new construction in the design tool shows a new transformer with an open elbow
The design tool shows a proposal for a new underground loop.

Operations

As proposed, de-energized features are added to the network the GIS the corresponding networks will be marked as dirty and/or changed. Other systems can query the GIS for circuits that have changed recently, or have changed since the last time a circuit was extracted. This is a convenient way for customers with larger networks to perform incremental network extracts.

Proposed features appear in a de-energized state in the OMS so dispatchers are aware of the proposed construction and can develop switch orders that will allow crews to safely energize the area as features are being constructed. As features are constructed, operations will coordinate switching orders with field crews to ensure the OMS reflects what is in the field. Once the GIS receives the as-builts for the work performed they make any material adjustments to the corresponding features. This will turn the features from being in a proposed, de-energized state to being in service and energized.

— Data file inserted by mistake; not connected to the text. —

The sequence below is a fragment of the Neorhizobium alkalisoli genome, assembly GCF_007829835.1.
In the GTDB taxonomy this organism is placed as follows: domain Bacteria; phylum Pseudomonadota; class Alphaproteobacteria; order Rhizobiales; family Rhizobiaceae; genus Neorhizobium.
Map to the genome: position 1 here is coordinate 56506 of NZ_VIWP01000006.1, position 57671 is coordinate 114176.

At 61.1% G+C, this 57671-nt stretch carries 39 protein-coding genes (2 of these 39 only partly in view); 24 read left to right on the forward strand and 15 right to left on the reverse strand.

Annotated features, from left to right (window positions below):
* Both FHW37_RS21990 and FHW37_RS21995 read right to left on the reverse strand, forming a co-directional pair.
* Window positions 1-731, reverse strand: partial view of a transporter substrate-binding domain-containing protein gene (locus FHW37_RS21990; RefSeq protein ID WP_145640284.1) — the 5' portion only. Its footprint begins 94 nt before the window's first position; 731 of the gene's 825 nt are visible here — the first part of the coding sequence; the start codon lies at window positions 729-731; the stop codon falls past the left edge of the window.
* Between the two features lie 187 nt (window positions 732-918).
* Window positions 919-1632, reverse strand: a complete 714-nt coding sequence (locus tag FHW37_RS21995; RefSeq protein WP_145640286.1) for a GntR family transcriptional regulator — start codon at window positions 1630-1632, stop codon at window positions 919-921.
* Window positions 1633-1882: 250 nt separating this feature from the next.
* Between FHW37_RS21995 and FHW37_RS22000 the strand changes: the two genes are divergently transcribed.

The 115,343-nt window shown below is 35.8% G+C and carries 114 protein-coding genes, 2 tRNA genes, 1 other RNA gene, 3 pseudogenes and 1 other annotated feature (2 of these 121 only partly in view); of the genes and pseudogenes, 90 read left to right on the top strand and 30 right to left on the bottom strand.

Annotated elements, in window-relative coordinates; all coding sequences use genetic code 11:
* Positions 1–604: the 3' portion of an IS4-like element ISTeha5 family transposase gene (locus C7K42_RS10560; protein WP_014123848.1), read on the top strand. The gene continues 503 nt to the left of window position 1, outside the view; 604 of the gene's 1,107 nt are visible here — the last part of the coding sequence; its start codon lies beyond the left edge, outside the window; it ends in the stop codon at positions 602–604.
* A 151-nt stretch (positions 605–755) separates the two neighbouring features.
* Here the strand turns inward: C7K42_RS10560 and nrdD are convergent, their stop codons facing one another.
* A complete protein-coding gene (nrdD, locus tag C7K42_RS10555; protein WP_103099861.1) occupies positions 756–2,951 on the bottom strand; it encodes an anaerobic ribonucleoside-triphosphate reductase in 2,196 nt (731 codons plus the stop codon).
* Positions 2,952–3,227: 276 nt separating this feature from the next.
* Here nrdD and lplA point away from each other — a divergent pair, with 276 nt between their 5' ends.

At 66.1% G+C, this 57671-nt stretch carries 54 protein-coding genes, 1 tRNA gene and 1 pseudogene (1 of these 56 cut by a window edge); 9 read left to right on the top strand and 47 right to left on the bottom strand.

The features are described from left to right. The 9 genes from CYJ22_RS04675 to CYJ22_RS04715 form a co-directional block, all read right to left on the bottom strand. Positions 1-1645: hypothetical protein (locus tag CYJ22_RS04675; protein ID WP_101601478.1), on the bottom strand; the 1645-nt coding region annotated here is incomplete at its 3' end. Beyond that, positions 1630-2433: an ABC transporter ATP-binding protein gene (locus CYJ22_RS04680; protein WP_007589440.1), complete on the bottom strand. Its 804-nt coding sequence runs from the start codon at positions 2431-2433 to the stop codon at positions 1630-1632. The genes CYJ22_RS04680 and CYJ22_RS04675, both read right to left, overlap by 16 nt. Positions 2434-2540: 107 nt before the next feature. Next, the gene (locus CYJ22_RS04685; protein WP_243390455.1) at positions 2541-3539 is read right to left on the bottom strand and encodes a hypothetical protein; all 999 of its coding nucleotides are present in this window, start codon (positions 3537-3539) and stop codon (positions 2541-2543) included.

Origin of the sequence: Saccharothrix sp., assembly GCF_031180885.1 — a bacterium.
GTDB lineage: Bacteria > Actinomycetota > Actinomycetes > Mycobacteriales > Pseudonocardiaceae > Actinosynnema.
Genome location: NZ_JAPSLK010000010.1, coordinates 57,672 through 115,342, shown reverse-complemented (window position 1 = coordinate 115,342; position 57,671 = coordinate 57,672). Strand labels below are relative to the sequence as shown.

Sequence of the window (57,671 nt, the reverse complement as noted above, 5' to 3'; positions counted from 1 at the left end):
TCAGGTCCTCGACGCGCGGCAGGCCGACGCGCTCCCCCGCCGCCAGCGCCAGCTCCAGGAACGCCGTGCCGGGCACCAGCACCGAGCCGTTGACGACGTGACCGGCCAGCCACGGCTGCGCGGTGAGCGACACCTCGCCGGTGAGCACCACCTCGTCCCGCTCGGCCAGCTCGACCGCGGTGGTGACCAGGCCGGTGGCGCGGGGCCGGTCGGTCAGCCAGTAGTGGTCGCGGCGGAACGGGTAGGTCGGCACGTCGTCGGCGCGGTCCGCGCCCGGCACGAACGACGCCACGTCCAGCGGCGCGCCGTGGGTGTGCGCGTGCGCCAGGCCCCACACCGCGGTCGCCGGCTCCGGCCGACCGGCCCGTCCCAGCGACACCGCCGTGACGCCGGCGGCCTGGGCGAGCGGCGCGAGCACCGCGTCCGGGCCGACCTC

proposed features in the outage management system appear de-energized
Proposed features in the Outage Management System appear de-energized.

Proposed Features

Those of you who are already familiar with these workflows know the challenges associated with managing proposed construction in any system. Most software is designed to represent the current state of the world and simultaneously representing the current state and future state of a system requires custom solutions or complicated workflows. The utility network makes this process easier because the model comes pre-configured to respect fields like lifecycle status. The utility network is configured to represent the as-built state of the network and knows not to energize any proposed construction.

proposed features represented in the GIS
This image shows proposed features in the GIS. They are surrounded by a job polygon.

Trace Configurations